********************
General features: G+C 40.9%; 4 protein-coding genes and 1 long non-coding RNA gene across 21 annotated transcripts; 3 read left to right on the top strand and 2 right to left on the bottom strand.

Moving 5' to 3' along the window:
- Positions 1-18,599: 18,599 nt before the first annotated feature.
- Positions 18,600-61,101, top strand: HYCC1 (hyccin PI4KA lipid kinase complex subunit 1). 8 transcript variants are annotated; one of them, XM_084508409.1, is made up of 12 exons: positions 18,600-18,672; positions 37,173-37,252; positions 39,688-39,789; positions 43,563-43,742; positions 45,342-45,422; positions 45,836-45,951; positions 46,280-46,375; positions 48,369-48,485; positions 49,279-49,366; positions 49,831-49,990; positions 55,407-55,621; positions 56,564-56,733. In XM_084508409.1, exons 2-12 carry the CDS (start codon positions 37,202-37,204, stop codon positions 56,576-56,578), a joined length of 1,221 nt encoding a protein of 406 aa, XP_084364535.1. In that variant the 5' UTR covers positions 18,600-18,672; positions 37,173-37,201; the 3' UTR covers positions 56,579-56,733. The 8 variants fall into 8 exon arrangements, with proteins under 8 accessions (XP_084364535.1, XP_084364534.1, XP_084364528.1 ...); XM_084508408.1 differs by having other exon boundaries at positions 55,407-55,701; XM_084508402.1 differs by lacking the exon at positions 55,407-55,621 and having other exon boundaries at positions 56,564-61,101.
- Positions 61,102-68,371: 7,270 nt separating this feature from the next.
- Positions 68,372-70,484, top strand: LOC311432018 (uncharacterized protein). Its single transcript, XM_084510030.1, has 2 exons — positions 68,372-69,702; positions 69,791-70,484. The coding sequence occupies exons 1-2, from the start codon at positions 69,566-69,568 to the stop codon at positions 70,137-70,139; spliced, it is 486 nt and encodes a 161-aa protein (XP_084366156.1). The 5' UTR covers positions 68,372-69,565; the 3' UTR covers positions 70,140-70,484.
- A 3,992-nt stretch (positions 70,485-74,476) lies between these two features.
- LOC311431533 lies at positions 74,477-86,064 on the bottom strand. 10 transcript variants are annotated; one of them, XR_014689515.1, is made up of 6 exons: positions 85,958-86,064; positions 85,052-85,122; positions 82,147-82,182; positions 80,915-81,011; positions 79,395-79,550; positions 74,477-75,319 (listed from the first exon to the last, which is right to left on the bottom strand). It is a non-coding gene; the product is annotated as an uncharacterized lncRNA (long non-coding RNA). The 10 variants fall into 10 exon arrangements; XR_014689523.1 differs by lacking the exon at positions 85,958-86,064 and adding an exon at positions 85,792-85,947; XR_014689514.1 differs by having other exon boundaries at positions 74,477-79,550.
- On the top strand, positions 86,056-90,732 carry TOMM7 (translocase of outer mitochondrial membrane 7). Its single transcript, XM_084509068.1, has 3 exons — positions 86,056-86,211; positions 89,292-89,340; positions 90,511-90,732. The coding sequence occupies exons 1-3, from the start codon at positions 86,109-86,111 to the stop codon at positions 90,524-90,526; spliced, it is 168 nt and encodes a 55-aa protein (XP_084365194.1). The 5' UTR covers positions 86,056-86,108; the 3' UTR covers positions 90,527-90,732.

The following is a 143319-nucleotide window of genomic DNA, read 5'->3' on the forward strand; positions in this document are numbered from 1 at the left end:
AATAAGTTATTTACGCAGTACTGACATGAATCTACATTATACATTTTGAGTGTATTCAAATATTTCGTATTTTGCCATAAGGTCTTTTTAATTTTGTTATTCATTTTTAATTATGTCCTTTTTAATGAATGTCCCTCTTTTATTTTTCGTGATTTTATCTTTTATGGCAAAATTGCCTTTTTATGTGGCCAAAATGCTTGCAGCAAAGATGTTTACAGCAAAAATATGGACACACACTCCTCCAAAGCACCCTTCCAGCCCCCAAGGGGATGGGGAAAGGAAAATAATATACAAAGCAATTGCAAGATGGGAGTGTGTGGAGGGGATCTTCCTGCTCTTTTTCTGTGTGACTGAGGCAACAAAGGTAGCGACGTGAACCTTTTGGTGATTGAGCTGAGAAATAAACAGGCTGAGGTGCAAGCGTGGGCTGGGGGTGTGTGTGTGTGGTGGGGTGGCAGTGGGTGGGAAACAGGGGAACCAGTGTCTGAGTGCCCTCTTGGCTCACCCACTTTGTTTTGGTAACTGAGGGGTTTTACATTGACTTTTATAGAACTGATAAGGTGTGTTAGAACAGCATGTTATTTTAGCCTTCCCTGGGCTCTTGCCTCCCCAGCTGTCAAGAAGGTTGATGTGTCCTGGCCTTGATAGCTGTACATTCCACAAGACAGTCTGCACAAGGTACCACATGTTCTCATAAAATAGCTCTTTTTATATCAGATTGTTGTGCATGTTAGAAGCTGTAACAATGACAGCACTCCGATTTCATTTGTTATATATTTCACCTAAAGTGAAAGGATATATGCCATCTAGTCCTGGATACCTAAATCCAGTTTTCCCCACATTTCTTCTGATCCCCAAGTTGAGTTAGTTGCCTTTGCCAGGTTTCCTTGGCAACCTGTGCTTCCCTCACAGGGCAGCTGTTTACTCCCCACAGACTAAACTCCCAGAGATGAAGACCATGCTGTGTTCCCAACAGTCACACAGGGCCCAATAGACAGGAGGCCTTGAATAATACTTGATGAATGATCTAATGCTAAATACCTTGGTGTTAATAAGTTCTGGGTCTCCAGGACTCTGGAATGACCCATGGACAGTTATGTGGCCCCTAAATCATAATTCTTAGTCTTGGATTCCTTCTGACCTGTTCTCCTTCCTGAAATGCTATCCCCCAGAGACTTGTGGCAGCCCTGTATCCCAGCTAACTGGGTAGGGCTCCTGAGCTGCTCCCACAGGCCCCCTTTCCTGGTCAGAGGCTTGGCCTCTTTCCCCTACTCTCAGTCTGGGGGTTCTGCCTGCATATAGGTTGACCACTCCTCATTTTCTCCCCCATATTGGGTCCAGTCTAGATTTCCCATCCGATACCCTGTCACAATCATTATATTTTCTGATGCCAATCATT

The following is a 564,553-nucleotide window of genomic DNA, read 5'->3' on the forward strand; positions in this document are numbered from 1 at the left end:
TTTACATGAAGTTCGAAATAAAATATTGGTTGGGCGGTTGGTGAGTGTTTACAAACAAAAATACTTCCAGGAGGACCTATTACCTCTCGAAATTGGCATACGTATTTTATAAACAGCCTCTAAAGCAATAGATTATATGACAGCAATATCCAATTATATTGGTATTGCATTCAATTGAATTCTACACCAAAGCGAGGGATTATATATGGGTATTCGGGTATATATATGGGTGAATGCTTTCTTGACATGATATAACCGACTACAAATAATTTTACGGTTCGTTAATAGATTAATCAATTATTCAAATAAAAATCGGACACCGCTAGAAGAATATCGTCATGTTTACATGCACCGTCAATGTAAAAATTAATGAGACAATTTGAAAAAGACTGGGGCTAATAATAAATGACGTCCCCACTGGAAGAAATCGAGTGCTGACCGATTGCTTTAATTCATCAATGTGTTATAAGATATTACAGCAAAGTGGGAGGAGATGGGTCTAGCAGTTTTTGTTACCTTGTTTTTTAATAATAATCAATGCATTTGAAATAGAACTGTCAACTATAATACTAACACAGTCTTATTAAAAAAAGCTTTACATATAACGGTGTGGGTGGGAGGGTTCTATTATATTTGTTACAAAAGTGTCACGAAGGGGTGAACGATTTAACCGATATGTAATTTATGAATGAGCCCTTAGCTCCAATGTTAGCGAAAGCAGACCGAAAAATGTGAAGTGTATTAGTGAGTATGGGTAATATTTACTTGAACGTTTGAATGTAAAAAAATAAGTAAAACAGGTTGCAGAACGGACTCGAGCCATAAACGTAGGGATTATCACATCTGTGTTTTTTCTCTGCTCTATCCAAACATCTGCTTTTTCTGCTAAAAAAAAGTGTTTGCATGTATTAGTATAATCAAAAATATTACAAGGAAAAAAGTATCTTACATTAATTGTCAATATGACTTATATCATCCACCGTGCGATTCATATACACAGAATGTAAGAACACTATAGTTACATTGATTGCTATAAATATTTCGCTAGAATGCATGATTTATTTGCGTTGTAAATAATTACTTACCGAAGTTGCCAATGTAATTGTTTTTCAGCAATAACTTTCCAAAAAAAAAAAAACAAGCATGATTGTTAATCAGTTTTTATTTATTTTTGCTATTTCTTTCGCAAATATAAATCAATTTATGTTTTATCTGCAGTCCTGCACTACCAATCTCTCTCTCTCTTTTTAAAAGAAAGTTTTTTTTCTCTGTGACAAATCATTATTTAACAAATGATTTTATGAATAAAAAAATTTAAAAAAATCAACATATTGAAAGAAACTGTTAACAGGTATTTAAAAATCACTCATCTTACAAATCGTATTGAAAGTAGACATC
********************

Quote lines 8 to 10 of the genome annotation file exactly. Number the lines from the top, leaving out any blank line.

- LOC311431533 lies at positions 74,477-86,064 on the bottom strand. 10 transcript variants are annotated; one of them, XR_014689515.1, is made up of 6 exons: positions 85,958-86,064; positions 85,052-85,122; positions 82,147-82,182; positions 80,915-81,011; positions 79,395-79,550; positions 74,477-75,319 (listed from the first exon to the last, which is right to left on the bottom strand). It is a non-coding gene; the product is annotated as an uncharacterized lncRNA (long non-coding RNA). The 10 variants fall into 10 exon arrangements; XR_014689523.1 differs by lacking the exon at positions 85,958-86,064 and adding an exon at positions 85,792-85,947; XR_014689514.1 differs by having other exon boundaries at positions 74,477-79,550.
- On the top strand, positions 86,056-90,732 carry TOMM7 (translocase of outer mitochondrial membrane 7). Its single transcript, XM_084509068.1, has 3 exons — positions 86,056-86,211; positions 89,292-89,340; positions 90,511-90,732. The coding sequence occupies exons 1-3, from the start codon at positions 86,109-86,111 to the stop codon at positions 90,524-90,526; spliced, it is 168 nt and encodes a 55-aa protein (XP_084365194.1). The 5' UTR covers positions 86,056-86,108; the 3' UTR covers positions 90,527-90,732.

The following is a 143319-nucleotide window of genomic DNA, read 5'->3' on the forward strand; positions in this document are numbered from 1 at the left end: